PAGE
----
23. Sweet Sorghum– Contract Elements • For eachyear under contract, farmers would require an additional $2.15 in net returns per acre. That is, a farmer would be willing to forego $2.15 in net returns to have a contract 1 year shorter, giving them more flexibility. • Without a biomass harvesting option farmers would require an additional $7.05 in net returns per acre. That is, the amount the famer would be willing to pay the refinery or other custom harvester above their own harvesting costs. • With the availability of insurance farmers would be willing to give up $5.06 in net returns per acre.

  24. switchgrass

  25. Switchgrass

  26. Switchgrass – Contract Elements • For eachyear under contract, farmers would require an additional $1.02 in net returns per acre. That is, a farmer would be willing to forego $1.02 in net returns to have a contract 1 year shorter, giving them more flexibility. • Without a biomass harvesting option farmers would require an additional $2.09 in net returns per acre. That is, the amount the famer would be willing to pay the refinery or other custom harvester above their own harvesting costs. • With the availability of insurance farmers would be willing to give up $1.48 in net returns per acre.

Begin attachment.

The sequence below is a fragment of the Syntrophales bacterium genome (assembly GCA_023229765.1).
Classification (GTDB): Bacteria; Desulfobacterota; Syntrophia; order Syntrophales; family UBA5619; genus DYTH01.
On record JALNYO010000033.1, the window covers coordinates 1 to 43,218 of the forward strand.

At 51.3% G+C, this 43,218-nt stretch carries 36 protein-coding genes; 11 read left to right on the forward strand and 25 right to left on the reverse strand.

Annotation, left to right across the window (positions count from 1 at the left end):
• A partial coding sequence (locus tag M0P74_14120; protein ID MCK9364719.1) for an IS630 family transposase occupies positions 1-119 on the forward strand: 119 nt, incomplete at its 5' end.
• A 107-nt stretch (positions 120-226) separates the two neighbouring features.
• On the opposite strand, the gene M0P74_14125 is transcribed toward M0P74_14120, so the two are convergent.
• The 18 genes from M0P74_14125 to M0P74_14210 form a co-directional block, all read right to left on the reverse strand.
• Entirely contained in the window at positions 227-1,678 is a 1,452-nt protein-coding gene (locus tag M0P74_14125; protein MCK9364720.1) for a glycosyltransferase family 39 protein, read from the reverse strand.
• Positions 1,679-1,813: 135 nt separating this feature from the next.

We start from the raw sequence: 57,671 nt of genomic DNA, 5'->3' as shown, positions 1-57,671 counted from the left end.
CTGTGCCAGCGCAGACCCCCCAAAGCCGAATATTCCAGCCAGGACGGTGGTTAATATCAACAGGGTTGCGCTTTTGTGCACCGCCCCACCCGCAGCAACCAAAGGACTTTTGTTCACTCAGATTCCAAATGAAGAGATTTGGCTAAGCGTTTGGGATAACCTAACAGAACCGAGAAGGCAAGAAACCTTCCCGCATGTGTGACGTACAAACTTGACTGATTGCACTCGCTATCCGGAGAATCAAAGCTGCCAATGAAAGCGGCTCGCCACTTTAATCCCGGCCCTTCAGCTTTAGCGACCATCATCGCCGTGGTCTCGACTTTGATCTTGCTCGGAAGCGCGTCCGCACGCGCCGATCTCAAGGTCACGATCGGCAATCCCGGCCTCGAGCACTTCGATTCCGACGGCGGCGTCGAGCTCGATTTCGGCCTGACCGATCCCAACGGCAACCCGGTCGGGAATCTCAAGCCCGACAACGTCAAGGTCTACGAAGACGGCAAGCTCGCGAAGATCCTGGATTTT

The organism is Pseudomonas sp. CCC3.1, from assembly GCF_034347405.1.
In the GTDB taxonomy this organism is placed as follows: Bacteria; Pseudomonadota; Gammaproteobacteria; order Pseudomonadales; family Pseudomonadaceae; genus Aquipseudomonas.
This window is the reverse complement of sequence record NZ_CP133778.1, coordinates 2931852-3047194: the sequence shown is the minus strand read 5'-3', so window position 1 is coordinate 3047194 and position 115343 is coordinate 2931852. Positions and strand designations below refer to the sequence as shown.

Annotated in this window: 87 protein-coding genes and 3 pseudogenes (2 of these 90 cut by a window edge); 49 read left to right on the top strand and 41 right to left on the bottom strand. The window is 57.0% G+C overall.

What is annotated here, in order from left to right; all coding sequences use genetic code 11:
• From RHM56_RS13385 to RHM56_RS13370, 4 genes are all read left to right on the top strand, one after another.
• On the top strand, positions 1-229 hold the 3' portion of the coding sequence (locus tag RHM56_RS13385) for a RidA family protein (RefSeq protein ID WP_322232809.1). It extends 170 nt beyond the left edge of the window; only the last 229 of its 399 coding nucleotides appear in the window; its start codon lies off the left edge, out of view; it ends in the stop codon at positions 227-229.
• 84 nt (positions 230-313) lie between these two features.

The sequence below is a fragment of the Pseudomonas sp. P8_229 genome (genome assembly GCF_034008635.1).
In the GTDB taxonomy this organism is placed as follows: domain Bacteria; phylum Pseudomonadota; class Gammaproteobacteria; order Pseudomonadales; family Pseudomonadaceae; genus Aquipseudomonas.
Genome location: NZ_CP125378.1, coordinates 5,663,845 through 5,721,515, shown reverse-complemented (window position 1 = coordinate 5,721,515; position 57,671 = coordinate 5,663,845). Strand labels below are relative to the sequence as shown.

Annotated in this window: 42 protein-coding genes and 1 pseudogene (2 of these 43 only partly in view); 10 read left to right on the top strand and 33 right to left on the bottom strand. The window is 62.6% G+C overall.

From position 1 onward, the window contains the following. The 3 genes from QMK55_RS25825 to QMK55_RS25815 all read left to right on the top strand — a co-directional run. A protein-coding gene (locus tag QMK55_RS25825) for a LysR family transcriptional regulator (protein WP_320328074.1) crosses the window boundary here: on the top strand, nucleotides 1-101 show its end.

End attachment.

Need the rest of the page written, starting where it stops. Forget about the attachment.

27. Reservation Prices

  28. Select Cost Budgets

  29. Biomass Pricing ($/dry ton) Consider the following contract situation: 2 year contract on Corn Stover and Sweet Sorghum, 7 Year on Switchgrass; Biomass Harvesting Option Provided; Nutrient Replacement Provided; Insurance Provided. The table below represents the reservation prices at which farmers would adopt a contract (probability > 50 %).

  30. Discussion • Farmers’ willingness to grow cellulosic biofuel feedstocks will depend on contract alternatives and the net returns from the enterprise. (Sweet,forageand energy sorghum varieties seem to represent the best alternative for Kansas). • Farmers will require an “adoption premium” to produce biofuels on farm that accounts for their risk premium, transaction costs and uncertainty.

  31. Discussion • Different regions of Kansas (and surrounding regions) will give rise to different adoption patterns to biomass feedstock alternatives. There are implications for cellulosic ethanol plant locations. • Furthermore, different feedstocks will potentially require different contractual arrangements. This has implications on the negotiation and selection of feedstocks by a biorefinery.